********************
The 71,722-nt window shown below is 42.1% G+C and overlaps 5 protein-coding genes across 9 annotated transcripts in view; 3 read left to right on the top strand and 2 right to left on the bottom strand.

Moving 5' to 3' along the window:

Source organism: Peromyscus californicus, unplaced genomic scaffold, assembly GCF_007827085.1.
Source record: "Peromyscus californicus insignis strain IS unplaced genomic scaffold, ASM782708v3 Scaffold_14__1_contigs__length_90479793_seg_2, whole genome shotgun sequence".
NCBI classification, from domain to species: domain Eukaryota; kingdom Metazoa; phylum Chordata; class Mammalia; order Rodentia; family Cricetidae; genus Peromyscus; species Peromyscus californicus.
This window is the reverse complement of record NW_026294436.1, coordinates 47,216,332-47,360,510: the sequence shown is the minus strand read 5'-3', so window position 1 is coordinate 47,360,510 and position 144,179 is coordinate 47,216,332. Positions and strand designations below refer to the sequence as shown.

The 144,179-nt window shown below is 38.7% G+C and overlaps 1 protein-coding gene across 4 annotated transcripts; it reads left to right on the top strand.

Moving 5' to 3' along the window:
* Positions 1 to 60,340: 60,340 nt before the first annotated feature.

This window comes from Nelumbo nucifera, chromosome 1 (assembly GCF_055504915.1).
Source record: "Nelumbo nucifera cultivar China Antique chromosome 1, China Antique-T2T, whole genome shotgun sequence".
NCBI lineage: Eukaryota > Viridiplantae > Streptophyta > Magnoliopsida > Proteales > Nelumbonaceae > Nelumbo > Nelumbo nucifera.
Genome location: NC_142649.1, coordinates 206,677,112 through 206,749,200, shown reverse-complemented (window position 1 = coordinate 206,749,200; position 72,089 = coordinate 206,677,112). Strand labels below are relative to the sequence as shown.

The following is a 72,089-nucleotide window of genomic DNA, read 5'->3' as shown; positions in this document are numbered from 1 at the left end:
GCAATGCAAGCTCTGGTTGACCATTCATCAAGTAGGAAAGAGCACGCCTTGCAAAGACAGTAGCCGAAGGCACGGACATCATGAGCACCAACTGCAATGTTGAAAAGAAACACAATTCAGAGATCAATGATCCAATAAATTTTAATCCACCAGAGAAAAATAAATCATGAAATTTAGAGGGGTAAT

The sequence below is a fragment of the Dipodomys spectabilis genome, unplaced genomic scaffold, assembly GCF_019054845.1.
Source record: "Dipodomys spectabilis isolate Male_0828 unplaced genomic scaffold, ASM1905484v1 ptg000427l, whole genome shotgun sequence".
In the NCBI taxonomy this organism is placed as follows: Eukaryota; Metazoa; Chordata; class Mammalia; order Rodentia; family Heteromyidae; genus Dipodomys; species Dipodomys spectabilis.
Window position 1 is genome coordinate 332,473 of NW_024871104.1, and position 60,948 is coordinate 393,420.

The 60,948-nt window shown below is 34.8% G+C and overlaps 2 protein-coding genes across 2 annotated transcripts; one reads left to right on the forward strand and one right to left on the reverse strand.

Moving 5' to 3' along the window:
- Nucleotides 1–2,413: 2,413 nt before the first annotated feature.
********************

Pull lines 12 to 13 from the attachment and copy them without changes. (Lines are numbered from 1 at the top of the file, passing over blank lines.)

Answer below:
NCBI lineage: Eukaryota > Viridiplantae > Streptophyta > Magnoliopsida > Proteales > Nelumbonaceae > Nelumbo > Nelumbo nucifera.
Genome location: NC_142649.1, coordinates 206,677,112 through 206,749,200, shown reverse-complemented (window position 1 = coordinate 206,749,200; position 72,089 = coordinate 206,677,112). Strand labels below are relative to the sequence as shown.